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An Orphan’s First Birthday Wishes

4 min read

While India is filled with beauty and unique traditions, 2.5 million children will never receive the chance to experience it. Orphanages fills up more and more each year, and most are underfunded and poorly managed. Many orphans experience hardship prior to becoming institutionalized, and afterwards deal with severe sexual, psychological and physical abuse, as well as a lack of nutrition and education in orphanages.

Only 5% of orphaned Indians complete even a minimal level of education. “My First Birthday Was In An Orphanage” illustrates the impact of an encounter with an Indian orphanage when I was a 1-year-old child. Through the style of a tucked away memory briefly reopened, the narrator tells my story through two points of view: mine and a young orphan. This poem draws on societal differences, friendship in unlikely places, the distinct experiences of growing up as Indian versus an Indian-American immigrant, and the condition of Indian orphanages.

[Read Related: 55 Years Later-A Comprehensive Look at the Immigration and Nationality Act of 1965]

My First Birthday Was In An Orphanage

Last week I split the               ocean in half.
Cupped                the waves and fed its limbs to the sand
Muddy paste molded like                wet clay
I chiseled a boat.                Sailed 8000 miles
Where dust kicks up the road with                more sand and
Gentle persuasions                are decoys for
Rapacious                hands and
Loose                pockets.

From house enclothed                in weightless jasmine buds
Made to douse dark hair                in moonlight
Enough to appease                the Gods
We arrived                in flock.
Half jeans                half saris
Single                purple fuzzy onesie
I was swaddled                in heat.

A sewage tan                seeped through the wood.
The window cracked                open;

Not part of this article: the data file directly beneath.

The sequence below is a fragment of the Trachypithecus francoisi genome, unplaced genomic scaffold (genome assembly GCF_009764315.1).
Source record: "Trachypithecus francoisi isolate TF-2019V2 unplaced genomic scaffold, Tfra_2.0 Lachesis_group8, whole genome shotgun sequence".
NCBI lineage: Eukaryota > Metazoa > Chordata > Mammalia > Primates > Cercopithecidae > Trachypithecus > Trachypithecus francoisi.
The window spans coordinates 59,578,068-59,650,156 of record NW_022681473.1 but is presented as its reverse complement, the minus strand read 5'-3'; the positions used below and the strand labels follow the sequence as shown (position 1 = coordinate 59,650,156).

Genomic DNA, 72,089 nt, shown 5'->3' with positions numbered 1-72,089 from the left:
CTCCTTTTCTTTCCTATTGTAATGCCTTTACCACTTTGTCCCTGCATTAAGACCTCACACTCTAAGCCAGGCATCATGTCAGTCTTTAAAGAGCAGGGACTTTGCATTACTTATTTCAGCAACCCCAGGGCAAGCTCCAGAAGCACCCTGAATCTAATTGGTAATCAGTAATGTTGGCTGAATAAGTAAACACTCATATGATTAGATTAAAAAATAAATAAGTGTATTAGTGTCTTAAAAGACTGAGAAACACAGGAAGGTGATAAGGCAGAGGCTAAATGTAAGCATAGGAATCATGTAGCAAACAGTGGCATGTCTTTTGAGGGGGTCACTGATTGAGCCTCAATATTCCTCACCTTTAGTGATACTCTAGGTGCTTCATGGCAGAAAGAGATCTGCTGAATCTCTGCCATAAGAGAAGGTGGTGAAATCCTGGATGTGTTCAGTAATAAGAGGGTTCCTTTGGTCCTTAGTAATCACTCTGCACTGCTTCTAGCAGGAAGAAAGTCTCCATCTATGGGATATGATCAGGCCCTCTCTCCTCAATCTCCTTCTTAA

Eye                peeked through
Smelled of                burnt sugar and
The stench of forgotten                love.

Eye                cloistered when we noticed
Enveloped                itself in guilt for curiosity
Seen what curiosity                dragged across the highway

My mother’s arms weighed                with cake and discomfort.
Downtown is foreign when her kind                only travels up
Heaven a pit stop                to the ultimate goal.
Children                prayed to Atlas-
The sky weighed                on their shoulders.

And their hands never                embraced water.
“There’s a                drought”
My country is famous                for loose lips and limp lies.

The cake                slipped across the wooden expanse
A solitary                pink rimmed candle
And they clustered                before the pink blended with cream

When the world                weakened
(It’s bones                heavy with stardust)
Children laid on                beds of sod
Nightmares almost sweetened                to dreams

But eye still                darted

Lady Macbeth was finally                blood-free
Only six                but aging rapidly
Her eye peered                into my crib
Pulled                back wool
She whispered a                promise
And                her name

“Deepa”

One star faltered                as her heart wrenching wish rang through its core

“I hope you have a better life                than me”

And I mended                the waters
Tucking my birthday                back into the dust

[Read Related: How Immigrants and Refugees Use Music for Survival]


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